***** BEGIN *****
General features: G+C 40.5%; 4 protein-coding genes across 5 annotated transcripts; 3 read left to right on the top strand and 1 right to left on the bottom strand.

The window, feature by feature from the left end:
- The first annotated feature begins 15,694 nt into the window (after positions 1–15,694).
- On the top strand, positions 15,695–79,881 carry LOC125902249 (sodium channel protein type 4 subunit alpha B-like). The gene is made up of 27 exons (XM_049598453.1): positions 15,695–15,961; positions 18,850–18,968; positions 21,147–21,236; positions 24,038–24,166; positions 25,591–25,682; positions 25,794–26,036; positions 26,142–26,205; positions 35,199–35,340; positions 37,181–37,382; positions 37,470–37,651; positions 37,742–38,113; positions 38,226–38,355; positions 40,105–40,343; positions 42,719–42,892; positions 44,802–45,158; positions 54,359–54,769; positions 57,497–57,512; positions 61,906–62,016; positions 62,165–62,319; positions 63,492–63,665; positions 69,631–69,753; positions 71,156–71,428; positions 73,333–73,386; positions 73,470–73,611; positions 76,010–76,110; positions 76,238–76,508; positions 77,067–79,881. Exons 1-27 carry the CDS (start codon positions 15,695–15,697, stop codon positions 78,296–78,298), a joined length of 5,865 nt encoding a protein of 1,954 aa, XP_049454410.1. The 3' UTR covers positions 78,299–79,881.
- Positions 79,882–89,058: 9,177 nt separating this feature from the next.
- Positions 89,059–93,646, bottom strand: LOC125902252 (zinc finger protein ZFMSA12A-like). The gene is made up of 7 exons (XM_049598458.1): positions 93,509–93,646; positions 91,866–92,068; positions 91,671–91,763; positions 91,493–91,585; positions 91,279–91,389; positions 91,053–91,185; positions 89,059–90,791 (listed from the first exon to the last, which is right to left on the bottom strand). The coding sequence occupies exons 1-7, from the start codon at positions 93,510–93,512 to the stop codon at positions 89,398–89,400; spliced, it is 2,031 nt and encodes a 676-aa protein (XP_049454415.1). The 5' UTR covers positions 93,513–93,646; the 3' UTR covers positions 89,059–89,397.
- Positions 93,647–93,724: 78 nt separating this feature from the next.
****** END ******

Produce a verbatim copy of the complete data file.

General features: G+C 40.5%; 4 protein-coding genes across 5 annotated transcripts; 3 read left to right on the top strand and 1 right to left on the bottom strand.

The window, feature by feature from the left end:
- The first annotated feature begins 15,694 nt into the window (after positions 1–15,694).
- On the top strand, positions 15,695–79,881 carry LOC125902249 (sodium channel protein type 4 subunit alpha B-like). The gene is made up of 27 exons (XM_049598453.1): positions 15,695–15,961; positions 18,850–18,968; positions 21,147–21,236; positions 24,038–24,166; positions 25,591–25,682; positions 25,794–26,036; positions 26,142–26,205; positions 35,199–35,340; positions 37,181–37,382; positions 37,470–37,651; positions 37,742–38,113; positions 38,226–38,355; positions 40,105–40,343; positions 42,719–42,892; positions 44,802–45,158; positions 54,359–54,769; positions 57,497–57,512; positions 61,906–62,016; positions 62,165–62,319; positions 63,492–63,665; positions 69,631–69,753; positions 71,156–71,428; positions 73,333–73,386; positions 73,470–73,611; positions 76,010–76,110; positions 76,238–76,508; positions 77,067–79,881. Exons 1-27 carry the CDS (start codon positions 15,695–15,697, stop codon positions 78,296–78,298), a joined length of 5,865 nt encoding a protein of 1,954 aa, XP_049454410.1. The 3' UTR covers positions 78,299–79,881.
- Positions 79,882–89,058: 9,177 nt separating this feature from the next.
- Positions 89,059–93,646, bottom strand: LOC125902252 (zinc finger protein ZFMSA12A-like). The gene is made up of 7 exons (XM_049598458.1): positions 93,509–93,646; positions 91,866–92,068; positions 91,671–91,763; positions 91,493–91,585; positions 91,279–91,389; positions 91,053–91,185; positions 89,059–90,791 (listed from the first exon to the last, which is right to left on the bottom strand). The coding sequence occupies exons 1-7, from the start codon at positions 93,510–93,512 to the stop codon at positions 89,398–89,400; spliced, it is 2,031 nt and encodes a 676-aa protein (XP_049454415.1). The 5' UTR covers positions 93,513–93,646; the 3' UTR covers positions 89,059–89,397.
- Positions 93,647–93,724: 78 nt separating this feature from the next.